Forest succession is when one type of forest slowly transforms into another, leading to multiple changes in its structure and function. Over time, the types of plants in a forest change, as do the fallen leaves and branches, known as litter. Microorganisms use special enzymes to decompose this litter and recycle nutrients. Research has shown that as forests change, the soil, litter, and microbes change as well.
Fungi are well known for their remarkable ability to break down organic matter and transfer the energy back into the soil. Yet scientists still don’t know exactly how these decomposers react to fluctuations that happen over time in forests, particularly changes caused by diseases. A recent study has found that fungi can have varied and complex responses to environmental shifts, highlighting how disease-driven changes in forests can affect the community structures and functions of fungi and alter their role in decomposition.
Pine wilt disease (PWD) is one of the most deadly pine diseases worldwide, affecting multiple pine tree species. The disease, caused by the pinewood nematodes, spreads rapidly and kills thousands of conifer trees every year, leading to entire forest succession.
As a result, former coniferous forests have quickly transformed into intermediate mixed forests and eventually into pure broadleaf forests. Since PWD is the only known continuous cause of forest decline and succession, the researchers of the study hypothesized that the microbes present in these forests would respond differently compared to more transient causes of forest succession, like fires or storms.
Previous studies have found strong evidence that forest succession greatly influences changes in the soil microbial community (1). These changes can likely be attributed to the shifts in plant litter and root secretions, which alter the soil’s nitrogen levels and physiochemical properties. This means that an area once composed of a primary tree species can experience drastic soil and microbial changes if forest succession alters which trees are present.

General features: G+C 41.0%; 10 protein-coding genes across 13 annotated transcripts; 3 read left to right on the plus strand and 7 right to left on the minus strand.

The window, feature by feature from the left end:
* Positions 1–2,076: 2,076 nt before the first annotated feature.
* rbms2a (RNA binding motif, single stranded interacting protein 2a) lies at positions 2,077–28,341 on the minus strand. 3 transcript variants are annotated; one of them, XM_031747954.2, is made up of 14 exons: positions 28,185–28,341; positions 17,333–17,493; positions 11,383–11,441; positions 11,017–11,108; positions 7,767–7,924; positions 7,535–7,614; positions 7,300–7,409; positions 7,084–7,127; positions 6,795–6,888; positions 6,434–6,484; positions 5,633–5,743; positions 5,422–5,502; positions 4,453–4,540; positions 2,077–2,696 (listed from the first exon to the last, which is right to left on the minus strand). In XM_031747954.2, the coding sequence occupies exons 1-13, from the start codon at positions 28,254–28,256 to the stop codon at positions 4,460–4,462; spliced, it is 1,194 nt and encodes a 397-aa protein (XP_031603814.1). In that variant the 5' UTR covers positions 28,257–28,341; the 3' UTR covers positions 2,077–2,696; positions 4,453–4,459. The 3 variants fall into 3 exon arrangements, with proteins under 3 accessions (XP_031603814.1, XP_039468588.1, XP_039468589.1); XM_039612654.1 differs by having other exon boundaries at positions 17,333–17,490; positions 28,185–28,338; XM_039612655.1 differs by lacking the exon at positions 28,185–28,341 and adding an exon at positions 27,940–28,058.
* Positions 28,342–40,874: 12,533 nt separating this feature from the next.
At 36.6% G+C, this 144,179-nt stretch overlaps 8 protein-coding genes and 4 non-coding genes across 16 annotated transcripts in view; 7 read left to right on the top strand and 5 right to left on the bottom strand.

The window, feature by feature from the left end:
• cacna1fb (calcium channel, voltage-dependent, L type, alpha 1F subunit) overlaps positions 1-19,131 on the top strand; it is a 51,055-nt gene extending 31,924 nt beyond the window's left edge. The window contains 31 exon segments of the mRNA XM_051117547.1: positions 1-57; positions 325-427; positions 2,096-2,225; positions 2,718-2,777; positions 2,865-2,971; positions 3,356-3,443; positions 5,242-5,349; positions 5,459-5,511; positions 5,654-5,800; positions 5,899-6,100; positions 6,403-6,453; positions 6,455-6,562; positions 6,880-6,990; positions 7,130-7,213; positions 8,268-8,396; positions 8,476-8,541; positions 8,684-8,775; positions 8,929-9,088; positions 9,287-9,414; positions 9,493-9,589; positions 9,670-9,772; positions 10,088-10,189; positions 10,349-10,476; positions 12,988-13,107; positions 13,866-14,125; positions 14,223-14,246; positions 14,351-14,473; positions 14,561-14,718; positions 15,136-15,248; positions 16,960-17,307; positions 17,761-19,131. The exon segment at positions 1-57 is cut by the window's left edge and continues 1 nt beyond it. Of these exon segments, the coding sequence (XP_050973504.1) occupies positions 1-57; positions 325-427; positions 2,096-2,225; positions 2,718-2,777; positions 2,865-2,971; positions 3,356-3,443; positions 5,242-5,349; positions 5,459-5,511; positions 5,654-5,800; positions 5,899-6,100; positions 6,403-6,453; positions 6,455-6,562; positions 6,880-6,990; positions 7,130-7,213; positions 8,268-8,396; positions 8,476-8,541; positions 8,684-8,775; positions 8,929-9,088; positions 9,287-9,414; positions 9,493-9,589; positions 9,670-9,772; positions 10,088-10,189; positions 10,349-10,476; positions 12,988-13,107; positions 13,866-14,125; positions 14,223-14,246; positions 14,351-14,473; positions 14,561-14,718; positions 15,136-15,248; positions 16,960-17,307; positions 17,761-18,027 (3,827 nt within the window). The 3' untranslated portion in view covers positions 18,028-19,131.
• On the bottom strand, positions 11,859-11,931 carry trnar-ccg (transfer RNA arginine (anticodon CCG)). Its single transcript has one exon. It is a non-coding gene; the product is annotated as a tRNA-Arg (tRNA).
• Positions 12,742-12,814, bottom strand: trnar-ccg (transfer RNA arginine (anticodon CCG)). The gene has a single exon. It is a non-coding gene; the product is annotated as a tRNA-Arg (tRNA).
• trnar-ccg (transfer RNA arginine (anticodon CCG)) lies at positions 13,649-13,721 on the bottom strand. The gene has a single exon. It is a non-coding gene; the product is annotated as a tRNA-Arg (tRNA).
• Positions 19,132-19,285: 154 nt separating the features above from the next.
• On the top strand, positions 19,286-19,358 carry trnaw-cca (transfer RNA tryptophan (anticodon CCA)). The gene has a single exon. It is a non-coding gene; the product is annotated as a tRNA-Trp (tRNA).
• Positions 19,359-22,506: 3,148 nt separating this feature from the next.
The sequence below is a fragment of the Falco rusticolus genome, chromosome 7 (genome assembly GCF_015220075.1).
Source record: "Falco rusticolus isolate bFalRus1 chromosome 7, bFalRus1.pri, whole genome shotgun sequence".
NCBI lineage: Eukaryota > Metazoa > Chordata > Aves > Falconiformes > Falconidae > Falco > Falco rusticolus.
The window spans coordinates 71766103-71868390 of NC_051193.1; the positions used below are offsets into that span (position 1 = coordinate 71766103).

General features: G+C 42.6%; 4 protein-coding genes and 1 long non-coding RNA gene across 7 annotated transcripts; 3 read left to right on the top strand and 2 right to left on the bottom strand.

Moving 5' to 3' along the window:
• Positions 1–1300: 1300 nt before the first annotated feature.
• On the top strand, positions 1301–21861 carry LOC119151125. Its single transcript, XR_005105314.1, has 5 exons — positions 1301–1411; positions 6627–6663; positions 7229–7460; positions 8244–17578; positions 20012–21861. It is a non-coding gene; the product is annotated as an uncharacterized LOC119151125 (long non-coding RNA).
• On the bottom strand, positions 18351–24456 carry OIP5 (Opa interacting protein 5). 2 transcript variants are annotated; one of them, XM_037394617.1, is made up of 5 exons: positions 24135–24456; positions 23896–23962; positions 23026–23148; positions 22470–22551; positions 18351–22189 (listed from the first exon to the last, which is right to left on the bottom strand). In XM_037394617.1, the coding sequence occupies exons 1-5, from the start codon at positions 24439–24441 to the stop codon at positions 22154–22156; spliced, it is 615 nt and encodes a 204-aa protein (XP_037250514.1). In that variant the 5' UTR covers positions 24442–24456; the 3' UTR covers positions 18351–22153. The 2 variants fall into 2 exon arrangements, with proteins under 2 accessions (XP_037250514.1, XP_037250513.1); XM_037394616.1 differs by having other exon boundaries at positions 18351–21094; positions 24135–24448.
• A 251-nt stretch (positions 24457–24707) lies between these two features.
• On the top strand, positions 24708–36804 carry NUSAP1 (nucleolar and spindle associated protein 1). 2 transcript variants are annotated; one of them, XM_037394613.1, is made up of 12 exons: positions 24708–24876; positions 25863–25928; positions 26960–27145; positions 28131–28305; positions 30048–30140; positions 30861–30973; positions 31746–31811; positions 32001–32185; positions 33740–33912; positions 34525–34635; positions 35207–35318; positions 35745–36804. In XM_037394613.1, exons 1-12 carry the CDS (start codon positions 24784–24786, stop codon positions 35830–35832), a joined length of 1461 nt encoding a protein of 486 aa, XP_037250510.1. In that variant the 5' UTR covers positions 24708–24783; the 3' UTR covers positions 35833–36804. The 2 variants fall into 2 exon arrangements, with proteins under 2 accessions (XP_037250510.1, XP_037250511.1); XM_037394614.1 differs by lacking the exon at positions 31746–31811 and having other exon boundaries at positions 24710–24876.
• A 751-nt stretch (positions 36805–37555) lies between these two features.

Despite our current comprehension of how forest succession can influence microbial communities, researchers have yet to determine how disease-induced forest succession plays a role. To better understand how PWD and other diseases influence these changes, researchers investigated the decomposition and enzyme activity in different types of litter along succeeding forests impacted by PWD and how the fungal community and its function responded to the succession.
Researcher conducted several tests on soil samples to analyze the microbes and their functions. The results found that broadleaf forests had the highest amount of soil fungal biomass and enzyme activities related to carbon, nitrogen, and sulfur cycles. In contrast, conifer forests had the highest enzyme activity for phosphorus cycles.
With each forest succession, fungal diversity and richness significantly increased. The forests at different succession stages formed distinct fungal communities and functional structures, with saprotrophs, symbiotrophs, and pathotrophs dominating in conifer, mixed, and broadleaved forests, respectively. Furthermore, the pH and organic carbon present in the soil were identified as key factors in influencing the fungal communities and their functional structures during forest succession.
The findings demonstrate the significant differences in soil fungal biomass amongst varying forest types, indicating that fungal biomass enzymes are determinants in the overall microbial biomass in forest soil. Increased fungal biomass, enzyme activity, and diversity found in broadleaf forests suggest that these forests have fast litter decomposition and differing soil carbon pool stability because of forest succession. Changes in the fungal communities were also influenced by the shift in plant species and soil physiochemical properties (2).
The study provides new information into how soil microbial communities respond to forest successions caused by diseases and emphasizes why further research is needed to understand the plant-microbe reactions in forest ecosystems. The results also contribute valuable information for forest management and conservation efforts, especially concerning PWD and other succession-causing diseases.